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A Year in Review

A Year in Review

In preparing to write the piece that follows, I looked back through my mental repertoire of writers and thinkers that I have read and studied who might serve to provide inspiration in the face of a challenging year. In the midst of my mental and physical exhaustion from coordinating remote learning and in-person learning all year long, and sanitizing all student surfaces at least five times a day (in addition to the regular essential functions that people who work in school provide every day), I was unsure that my recall was going to be as sharp as it usually was.

The Magic Realist author Jorge Luis Borges wrote in “Funes the Memorious,” “To think is to forget differences, generalize, make abstractions. In the teeming world of Funes [the main character who remembers everything flawlessly], there were only details, almost immediate in their presence.” I taught this Borges piece earlier in the year, and rereading it at that time I was struck by its doubly empowering and arresting notion that things become murky over time precisely because we are thinking about them, and that this is perhaps a good thing. So, rather than continuing to be overcome by the oddity and challenge of what we all just experienced, the mellowing and abstraction that occurs in our collective and individual memory is a marker of progress.

Any year is taxing, but the tax for the 2020-2021 school year was formidable; it was punctuated by mandatory quarantines, the severe illness and loss of many people’s family and friends, social isolation of many others, and perhaps even alienation from the tasks and philosophical tenets that make us whole. When these atypical disruptions are added to the decidedly uneven impact of the pandemic across different schools and different communities, the portrait of the year becomes even more complicated.

And yet, educators rose to the bizarre occasion as their respective situations called for, and they did so in order to provide an essential public service.

We provided the best possible academically rigorous, socio-emotionally supportive, and physically safe environment that we could, often at the expense of personal comfort and at increased personal risk. And, while the public, in my estimation, was roundly supportive of our efforts, every story is idiosyncratic and bears remembering and telling. Thus came my ultimate inspiration for this piece, echoing out from well over a decade of generalization and abstraction, locked in my subconscious since I last read it.

Talad Asad wrote in his essay “The Idea of an Anthropology of Islam,” “Narratives about culturally distinctive actors must try to translate and represent the historically situated discourses of such actors as responses to the discourse of others, instead of schematizing and de-historicizing their actions,” and I do not take his point to apply only to academic circumstances. Plurality is a gift, and we ought to take care to preserve and represent those differing perspectives on the year that we just experienced as the memories mellow and become abstracted. My narrative as a teacher in rural Maine is surely different than narratives from other parts of the country; I am curious to learn from others as time goes on. Though the pandemic has been wrenching and devastating to our United States and the rest of the global community, the advantage of entering “uncharted territory” is that we are less burdened by prior reference points, limiting context or schema, or didactic history. As professionals and people, we each get to choose how to respond, just as Asad asserts that we ought to in his work.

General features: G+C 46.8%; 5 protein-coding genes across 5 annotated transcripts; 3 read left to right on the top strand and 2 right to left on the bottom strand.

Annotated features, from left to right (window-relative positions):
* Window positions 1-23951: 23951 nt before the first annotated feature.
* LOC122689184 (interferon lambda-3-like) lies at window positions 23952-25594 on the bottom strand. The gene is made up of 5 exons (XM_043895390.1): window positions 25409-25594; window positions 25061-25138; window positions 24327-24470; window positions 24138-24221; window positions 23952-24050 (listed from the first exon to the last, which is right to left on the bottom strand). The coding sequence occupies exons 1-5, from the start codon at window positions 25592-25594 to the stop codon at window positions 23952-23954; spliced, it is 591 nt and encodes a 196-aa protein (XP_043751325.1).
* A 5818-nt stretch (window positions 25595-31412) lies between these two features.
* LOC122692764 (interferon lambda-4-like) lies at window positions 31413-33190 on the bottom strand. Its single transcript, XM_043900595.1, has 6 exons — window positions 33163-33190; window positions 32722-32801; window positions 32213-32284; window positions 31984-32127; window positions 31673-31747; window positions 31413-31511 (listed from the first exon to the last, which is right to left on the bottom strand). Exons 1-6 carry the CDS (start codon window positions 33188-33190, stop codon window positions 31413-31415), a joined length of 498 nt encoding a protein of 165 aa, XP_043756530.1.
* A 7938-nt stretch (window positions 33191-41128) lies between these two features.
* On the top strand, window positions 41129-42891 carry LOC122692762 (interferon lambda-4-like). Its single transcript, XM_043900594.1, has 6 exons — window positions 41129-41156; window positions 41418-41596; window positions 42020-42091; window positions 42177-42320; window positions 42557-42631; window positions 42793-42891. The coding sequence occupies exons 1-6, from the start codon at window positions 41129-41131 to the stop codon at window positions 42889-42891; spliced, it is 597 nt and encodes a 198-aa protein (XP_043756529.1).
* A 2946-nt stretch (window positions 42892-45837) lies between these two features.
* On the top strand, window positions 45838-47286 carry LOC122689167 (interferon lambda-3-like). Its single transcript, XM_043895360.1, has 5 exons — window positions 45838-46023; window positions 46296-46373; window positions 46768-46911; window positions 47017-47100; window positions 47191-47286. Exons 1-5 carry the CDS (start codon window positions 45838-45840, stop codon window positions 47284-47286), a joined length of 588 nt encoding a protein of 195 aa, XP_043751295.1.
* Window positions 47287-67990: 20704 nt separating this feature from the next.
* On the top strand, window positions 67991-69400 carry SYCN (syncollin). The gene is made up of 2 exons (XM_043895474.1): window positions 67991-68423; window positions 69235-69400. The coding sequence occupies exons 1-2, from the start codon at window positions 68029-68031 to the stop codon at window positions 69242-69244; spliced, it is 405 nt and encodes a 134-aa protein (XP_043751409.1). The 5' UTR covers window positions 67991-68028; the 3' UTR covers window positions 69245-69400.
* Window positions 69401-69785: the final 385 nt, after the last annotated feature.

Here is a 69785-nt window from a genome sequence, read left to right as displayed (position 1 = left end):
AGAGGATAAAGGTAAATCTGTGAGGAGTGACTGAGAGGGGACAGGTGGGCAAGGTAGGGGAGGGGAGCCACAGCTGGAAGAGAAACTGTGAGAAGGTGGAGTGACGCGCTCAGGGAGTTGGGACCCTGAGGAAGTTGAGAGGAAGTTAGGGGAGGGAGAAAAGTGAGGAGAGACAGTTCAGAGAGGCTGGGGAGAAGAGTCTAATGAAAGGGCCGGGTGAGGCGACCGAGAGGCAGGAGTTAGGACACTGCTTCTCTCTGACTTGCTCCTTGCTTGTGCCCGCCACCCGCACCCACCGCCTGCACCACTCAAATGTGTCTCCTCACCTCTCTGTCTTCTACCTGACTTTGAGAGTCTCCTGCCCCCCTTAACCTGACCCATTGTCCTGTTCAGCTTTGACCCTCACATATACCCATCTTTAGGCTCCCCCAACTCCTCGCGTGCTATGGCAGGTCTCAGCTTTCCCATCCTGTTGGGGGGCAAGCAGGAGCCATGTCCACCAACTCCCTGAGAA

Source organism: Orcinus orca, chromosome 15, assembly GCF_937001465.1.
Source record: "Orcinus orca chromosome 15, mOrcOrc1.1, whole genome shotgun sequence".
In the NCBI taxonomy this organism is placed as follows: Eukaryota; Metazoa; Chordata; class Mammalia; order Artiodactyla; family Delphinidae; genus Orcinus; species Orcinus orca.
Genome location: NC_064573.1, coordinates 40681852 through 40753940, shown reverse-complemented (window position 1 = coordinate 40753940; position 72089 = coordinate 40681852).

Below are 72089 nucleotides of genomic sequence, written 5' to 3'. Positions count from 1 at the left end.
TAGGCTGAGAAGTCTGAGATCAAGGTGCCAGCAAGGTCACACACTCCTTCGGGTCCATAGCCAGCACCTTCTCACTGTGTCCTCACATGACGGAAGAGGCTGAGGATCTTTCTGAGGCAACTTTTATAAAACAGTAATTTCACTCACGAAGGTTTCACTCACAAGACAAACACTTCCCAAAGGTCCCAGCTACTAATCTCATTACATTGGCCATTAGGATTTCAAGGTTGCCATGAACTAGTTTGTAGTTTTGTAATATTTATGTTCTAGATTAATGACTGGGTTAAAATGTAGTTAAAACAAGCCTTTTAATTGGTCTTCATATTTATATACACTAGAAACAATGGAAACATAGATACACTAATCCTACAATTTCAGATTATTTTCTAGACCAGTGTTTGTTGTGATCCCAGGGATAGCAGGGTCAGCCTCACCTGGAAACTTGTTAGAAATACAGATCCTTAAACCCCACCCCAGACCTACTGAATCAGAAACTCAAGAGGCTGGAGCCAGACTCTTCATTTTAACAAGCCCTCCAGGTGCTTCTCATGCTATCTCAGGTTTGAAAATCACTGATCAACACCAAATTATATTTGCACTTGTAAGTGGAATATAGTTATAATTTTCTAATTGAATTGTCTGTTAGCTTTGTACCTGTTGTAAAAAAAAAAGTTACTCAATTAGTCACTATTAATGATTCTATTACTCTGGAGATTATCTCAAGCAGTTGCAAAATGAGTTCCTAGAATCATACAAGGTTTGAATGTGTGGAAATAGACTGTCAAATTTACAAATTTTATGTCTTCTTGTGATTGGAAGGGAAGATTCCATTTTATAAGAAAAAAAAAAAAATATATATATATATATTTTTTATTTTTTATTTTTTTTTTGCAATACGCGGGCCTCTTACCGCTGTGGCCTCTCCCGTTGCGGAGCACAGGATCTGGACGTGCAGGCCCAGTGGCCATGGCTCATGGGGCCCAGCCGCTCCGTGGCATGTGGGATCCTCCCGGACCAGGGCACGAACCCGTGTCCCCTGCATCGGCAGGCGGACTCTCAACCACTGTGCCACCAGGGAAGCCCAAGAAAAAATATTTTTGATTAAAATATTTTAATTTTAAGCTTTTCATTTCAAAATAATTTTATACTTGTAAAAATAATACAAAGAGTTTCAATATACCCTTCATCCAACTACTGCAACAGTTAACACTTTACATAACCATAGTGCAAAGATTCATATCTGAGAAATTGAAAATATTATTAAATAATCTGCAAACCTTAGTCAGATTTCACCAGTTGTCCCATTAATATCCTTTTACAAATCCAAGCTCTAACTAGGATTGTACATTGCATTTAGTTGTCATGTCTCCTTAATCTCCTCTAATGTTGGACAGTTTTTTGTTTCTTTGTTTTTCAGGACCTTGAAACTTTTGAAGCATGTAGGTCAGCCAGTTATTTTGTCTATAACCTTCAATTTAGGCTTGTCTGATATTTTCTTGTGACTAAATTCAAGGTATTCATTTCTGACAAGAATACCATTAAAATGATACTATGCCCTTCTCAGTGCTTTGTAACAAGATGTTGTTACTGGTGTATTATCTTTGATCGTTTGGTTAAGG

For my part, I will first take time to pause and reflect, and then make a deliberate attempt to understand the experiences of others. I will validate and acknowledge my students’ experiences, and encourage them to chart their own courses forward. I will listen to and engage with others in critical discourse, even when our ideas are seemingly incompatible. I will reaffirm the importance of scientific thinking in my literature and elective courses. And, I will grant myself the personal latitude to be human as I negotiate these social, political, scientific, and educational mores myself.

I remain fortunate to be an educator and to work alongside so many committed colleagues, teachers and otherwise.

They and I have done the very best that we could this year, and we ought to be proud of that and not lose sight of the fact that the next year is coming, slowly but surely. As the poet Mai Der Vang writes in the first portion of her recent poem, “Look to the New Moon”

 

If you must hear the story

of my turbulent gaze after waking,

 

the march of my hours to hermit

into a higher body, it is that

 

whatever you put into the Universe

eventually returns.

 

In our oneness of gift,

we are eyes together,

 

nerves together, affected together…

 

What a year it was, and what a year the next will be.

We will be able to choose how to respond as we see fit, and I hope that we will be able to do that together in our broader community of teaching and learning with all the time and space necessary for our many valuable voices.


Joe Hennessey is a high school English teacher in Guilford, Maine and is the 2019 Maine Teacher of the Year and the 2020 National University Teacher Award Winner for Maine. Additionally, he was selected by his students as the Faculty Speaker in 2015 and 2018 and received the Yearbook Dedication in 2016 and 2018. Prior to moving to Maine, in 2013-2014, he received the Yearbook Dedication and was named the Teacher of the Year at Collegiate Academy of Colorado. Mr. Hennessey is a Graduate with Distinction in Humanities from the University of Colorado at Boulder and was elected to Phi Beta Kappa. He is a proud member of NNSTOY and can be followed at @MeTOY2019.

 

 




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